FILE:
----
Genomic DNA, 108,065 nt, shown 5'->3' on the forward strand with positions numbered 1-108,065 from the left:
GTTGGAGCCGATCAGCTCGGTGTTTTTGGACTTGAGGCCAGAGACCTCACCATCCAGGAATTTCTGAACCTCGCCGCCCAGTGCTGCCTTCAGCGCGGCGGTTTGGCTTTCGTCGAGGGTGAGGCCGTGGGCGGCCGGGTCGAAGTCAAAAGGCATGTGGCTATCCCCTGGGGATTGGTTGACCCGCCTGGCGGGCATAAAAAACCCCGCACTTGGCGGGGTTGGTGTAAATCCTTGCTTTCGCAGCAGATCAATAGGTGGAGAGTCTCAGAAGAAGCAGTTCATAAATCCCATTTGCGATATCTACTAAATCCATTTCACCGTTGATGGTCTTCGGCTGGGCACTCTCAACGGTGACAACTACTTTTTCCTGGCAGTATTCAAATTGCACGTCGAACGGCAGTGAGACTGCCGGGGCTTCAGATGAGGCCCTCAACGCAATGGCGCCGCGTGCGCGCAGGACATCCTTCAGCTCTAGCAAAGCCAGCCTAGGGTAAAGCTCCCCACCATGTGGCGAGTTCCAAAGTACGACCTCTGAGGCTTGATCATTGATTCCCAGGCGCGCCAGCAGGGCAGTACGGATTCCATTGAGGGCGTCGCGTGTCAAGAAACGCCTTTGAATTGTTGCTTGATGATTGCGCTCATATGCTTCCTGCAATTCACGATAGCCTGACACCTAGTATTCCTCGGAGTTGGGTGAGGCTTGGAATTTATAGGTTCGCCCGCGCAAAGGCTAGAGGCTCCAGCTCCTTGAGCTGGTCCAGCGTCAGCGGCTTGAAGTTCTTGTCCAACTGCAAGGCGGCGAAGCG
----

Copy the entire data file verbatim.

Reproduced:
Genomic DNA, 108,065 nt, shown 5'->3' on the forward strand with positions numbered 1-108,065 from the left:
GTTGGAGCCGATCAGCTCGGTGTTTTTGGACTTGAGGCCAGAGACCTCACCATCCAGGAATTTCTGAACCTCGCCGCCCAGTGCTGCCTTCAGCGCGGCGGTTTGGCTTTCGTCGAGGGTGAGGCCGTGGGCGGCCGGGTCGAAGTCAAAAGGCATGTGGCTATCCCCTGGGGATTGGTTGACCCGCCTGGCGGGCATAAAAAACCCCGCACTTGGCGGGGTTGGTGTAAATCCTTGCTTTCGCAGCAGATCAATAGGTGGAGAGTCTCAGAAGAAGCAGTTCATAAATCCCATTTGCGATATCTACTAAATCCATTTCACCGTTGATGGTCTTCGGCTGGGCACTCTCAACGGTGACAACTACTTTTTCCTGGCAGTATTCAAATTGCACGTCGAACGGCAGTGAGACTGCCGGGGCTTCAGATGAGGCCCTCAACGCAATGGCGCCGCGTGCGCGCAGGACATCCTTCAGCTCTAGCAAAGCCAGCCTAGGGTAAAGCTCCCCACCATGTGGCGAGTTCCAAAGTACGACCTCTGAGGCTTGATCATTGATTCCCAGGCGCGCCAGCAGGGCAGTACGGATTCCATTGAGGGCGTCGCGTGTCAAGAAACGCCTTTGAATTGTTGCTTGATGATTGCGCTCATATGCTTCCTGCAATTCACGATAGCCTGACACCTAGTATTCCTCGGAGTTGGGTGAGGCTTGGAATTTATAGGTTCGCCCGCGCAAAGGCTAGAGGCTCCAGCTCCTTGAGCTGGTCCAGCGTCAGCGGCTTGAAGTTCTTGTCCAACTGCAAGGCGGCGAAGCG